Lack of support from key institutional shareholders like BlackRock loomed large, people close to the process said.
Multiple BlackRock funds had participated in a fundraising for Uber at a much lower valuation, and the firm decided it didn't need to buy more in the IPO, according to people familiar with the matter. BlackRock held about 9.8 million Uber shares, according to a regulatory filing, now worth about $410 million. Weeks before the IPO, when Uber was still discussing a valuation of $90 billion to $100 billion, BlackRock added its name to the list of potential sellers as part of the overallotment option, called a green shoe. This is an option intended to give bankers extra stock for ammunition to provide stability in the early days of trading. It aimed to sell 414,000 shares, according to the filing.
Another big investor that was trying to decrease its stake was Tiger Global, which offered up a slug of its Uber shares several weeks before the IPO, people familiar with the matter said. Tiger sold about 30% of its $400 million stake for $53 a share -- less than what the company was then expected to fetch. Tiger indicated to potential buyers that it was willing to take a big haircut to get some liquidity, the people said.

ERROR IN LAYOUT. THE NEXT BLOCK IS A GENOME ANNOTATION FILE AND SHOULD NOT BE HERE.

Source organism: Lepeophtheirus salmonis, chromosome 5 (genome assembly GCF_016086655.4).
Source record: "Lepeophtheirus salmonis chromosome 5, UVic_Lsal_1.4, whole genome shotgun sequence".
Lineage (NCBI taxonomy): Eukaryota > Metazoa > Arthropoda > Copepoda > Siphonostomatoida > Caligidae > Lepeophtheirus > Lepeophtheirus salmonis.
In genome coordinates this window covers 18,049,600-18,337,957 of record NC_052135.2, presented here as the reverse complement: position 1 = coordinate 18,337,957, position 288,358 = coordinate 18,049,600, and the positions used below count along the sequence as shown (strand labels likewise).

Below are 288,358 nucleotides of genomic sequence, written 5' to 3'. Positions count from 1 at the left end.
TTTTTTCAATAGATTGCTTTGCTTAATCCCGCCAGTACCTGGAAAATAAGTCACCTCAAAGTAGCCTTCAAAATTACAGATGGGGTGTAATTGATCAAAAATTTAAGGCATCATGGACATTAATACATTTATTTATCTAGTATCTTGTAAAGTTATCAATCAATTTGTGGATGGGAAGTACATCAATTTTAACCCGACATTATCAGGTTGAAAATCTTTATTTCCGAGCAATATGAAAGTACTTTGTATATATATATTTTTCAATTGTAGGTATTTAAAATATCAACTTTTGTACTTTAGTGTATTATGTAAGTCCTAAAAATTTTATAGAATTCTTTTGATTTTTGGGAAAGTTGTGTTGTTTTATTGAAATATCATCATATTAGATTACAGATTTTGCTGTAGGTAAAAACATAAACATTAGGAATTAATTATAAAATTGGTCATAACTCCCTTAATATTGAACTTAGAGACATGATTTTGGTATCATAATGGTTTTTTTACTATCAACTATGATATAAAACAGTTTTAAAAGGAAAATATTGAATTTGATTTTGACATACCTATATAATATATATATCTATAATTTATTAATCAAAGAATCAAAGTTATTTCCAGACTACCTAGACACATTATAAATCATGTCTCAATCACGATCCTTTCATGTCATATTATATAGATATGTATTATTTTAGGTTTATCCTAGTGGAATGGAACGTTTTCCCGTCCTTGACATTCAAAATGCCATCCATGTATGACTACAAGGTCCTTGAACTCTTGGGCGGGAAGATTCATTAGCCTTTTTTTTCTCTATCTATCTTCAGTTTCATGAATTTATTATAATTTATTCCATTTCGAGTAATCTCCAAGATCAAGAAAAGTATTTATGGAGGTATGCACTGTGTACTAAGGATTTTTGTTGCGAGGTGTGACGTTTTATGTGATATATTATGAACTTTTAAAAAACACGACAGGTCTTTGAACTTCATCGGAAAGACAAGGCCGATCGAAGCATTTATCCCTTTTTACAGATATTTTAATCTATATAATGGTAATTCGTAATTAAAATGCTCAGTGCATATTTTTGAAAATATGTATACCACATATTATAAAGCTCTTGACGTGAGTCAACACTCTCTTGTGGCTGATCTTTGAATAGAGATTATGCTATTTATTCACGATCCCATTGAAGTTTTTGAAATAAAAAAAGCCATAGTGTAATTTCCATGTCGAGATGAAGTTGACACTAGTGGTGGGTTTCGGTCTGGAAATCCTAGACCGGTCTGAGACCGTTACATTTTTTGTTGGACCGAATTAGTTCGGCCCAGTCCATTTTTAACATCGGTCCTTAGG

Despite the ominous signs, the mood was celebratory at a breakfast at the New York Stock Exchange for Uber's board and employees the day of the IPO. The group then descended to the floor of the exchange, where they rang the opening bell and awaited the stock's open.
The mood soon darkened. As orders came in, traders at Citadel Securities, Uber's designated market maker, and the team at Morgan Stanley tasked with stabilizing the stock on behalf of the underwriters realized they didn't have enough demand to open at $45 or higher. Just before noon, they opened the stock at $42 in an initial trade of more than 30 million shares. To help get to that level, Morgan Stanley had to buy stock right off the bat, people familiar with the matter said.
As part of the green shoe, the bank had discretion to sell 15% of the total offering size short, meaning it could borrow that stock to sell in the open market. If the shares dropped in the early days or weeks of trading the bank could buy them back to try to prop up the price. Any stock it didn't buy back it would purchase at the IPO price from shareholders including BlackRock.
As the day progressed, the stock's decline accelerated, even as the broader market turned positive. The stock ended its first trading day near session lows at $41.57. That night, Uber Chief Executive Dara Khosrowshahi and Chief Financial Officer Nelson Chai joined other executives, investors and employees gathered on the floor of the exchange. They were served McDonald's hamburgers in Uber Eats trays as well as other food and drinks. Mr. Khosrowshahi, clearly tired from the week, gave a brief speech congratulating the team and reminding them that the IPO day was simply the beginning of a new phase in the company's journey.
Write to Corrie Driebusch at firstname.lastname@example.org, Maureen Farrell at email@example.com and Juliet Chung at firstname.lastname@example.org
(END) Dow Jones Newswires
May 20, 2019 02:47 ET (06:47 GMT)